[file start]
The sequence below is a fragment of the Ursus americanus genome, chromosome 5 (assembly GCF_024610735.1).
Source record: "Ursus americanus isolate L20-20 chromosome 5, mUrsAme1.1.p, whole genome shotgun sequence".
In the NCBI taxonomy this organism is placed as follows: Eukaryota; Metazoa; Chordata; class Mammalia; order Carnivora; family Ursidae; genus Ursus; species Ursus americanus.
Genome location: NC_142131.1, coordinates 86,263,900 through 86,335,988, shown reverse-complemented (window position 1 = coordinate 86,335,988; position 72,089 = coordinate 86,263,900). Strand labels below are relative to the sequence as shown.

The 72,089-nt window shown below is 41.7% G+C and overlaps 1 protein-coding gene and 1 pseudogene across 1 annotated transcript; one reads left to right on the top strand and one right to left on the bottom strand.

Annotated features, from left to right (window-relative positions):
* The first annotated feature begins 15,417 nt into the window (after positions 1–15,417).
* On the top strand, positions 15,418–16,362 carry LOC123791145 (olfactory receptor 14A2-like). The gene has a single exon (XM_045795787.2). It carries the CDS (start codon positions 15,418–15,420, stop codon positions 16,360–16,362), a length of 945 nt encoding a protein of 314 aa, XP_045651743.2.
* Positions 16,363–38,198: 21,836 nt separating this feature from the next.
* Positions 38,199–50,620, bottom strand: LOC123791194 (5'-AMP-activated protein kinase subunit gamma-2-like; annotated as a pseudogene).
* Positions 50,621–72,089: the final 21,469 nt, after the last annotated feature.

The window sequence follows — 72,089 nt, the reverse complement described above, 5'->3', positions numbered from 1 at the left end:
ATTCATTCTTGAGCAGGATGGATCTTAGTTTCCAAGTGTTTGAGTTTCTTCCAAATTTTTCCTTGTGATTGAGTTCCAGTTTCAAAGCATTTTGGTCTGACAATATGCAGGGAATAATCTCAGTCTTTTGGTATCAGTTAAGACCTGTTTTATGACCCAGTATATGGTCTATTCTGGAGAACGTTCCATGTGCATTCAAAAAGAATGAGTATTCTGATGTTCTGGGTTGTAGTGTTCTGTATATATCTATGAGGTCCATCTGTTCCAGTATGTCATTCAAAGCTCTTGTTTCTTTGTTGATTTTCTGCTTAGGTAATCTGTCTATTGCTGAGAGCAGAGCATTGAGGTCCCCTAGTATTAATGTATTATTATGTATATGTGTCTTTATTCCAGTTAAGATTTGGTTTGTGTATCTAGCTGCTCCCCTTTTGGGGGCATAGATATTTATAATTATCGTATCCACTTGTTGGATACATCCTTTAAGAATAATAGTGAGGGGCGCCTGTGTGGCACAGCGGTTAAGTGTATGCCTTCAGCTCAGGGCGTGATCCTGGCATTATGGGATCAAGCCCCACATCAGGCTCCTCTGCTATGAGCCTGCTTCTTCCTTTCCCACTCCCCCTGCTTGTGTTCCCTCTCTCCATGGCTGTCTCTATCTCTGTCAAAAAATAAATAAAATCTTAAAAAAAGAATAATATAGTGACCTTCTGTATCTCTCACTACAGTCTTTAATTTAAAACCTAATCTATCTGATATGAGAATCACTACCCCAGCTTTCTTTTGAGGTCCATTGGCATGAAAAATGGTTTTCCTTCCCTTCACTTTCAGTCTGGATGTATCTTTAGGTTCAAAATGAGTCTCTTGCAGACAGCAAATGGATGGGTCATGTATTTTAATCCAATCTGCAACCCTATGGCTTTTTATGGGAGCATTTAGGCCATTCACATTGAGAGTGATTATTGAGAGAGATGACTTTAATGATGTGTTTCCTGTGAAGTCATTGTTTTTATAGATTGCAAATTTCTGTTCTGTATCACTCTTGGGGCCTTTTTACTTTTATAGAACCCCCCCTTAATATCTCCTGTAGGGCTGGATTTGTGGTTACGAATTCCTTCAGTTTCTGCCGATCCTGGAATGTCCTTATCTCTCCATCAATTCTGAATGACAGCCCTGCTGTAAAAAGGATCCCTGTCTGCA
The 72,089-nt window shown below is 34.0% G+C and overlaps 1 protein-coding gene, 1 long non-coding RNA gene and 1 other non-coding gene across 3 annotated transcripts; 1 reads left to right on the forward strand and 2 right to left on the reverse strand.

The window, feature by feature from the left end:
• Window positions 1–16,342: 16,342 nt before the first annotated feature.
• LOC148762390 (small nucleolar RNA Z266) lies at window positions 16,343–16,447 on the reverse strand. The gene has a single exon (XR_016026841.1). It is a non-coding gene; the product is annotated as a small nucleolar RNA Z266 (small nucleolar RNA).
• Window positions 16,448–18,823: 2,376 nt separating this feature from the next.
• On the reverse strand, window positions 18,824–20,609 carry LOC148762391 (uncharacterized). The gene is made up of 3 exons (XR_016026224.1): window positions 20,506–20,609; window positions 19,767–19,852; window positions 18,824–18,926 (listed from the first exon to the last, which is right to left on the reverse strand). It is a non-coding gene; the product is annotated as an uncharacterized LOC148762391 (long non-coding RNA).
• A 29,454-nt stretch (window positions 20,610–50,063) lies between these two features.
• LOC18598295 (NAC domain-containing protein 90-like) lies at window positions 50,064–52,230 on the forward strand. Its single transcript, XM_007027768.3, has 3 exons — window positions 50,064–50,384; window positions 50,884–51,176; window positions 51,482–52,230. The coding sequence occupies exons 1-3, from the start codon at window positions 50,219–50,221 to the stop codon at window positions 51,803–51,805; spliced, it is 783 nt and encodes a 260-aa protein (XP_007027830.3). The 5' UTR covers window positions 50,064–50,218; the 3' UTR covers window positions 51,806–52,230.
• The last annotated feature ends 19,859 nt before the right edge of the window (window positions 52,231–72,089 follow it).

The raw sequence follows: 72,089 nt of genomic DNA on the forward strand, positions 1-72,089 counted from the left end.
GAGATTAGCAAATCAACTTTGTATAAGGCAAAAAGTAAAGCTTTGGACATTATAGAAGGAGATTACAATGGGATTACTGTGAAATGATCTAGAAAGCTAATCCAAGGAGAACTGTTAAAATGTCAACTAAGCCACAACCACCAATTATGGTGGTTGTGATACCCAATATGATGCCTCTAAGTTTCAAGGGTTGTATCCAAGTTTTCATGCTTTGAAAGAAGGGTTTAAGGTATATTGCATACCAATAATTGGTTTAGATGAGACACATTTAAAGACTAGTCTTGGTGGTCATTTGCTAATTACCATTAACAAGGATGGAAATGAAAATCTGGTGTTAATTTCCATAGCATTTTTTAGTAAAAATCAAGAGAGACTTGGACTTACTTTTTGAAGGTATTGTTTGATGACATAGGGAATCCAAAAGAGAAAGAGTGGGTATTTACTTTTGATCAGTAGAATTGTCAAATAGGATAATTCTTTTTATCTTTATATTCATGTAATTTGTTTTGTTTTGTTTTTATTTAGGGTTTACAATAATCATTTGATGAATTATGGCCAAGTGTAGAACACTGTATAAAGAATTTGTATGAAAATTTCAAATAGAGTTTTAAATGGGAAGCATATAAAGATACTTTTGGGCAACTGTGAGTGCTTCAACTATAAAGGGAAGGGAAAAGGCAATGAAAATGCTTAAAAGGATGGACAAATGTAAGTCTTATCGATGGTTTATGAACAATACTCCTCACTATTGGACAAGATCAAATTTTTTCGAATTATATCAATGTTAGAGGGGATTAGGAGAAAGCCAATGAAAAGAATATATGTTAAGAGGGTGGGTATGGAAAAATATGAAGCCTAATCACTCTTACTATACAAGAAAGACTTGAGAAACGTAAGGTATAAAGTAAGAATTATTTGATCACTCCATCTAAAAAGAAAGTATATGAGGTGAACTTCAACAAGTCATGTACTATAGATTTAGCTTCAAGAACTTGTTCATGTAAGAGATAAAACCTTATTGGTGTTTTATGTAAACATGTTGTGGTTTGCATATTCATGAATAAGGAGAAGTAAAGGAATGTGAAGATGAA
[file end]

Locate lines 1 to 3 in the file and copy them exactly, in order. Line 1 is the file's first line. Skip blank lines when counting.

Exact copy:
The sequence below is a fragment of the Ursus americanus genome, chromosome 5 (assembly GCF_024610735.1).
Source record: "Ursus americanus isolate L20-20 chromosome 5, mUrsAme1.1.p, whole genome shotgun sequence".
In the NCBI taxonomy this organism is placed as follows: Eukaryota; Metazoa; Chordata; class Mammalia; order Carnivora; family Ursidae; genus Ursus; species Ursus americanus.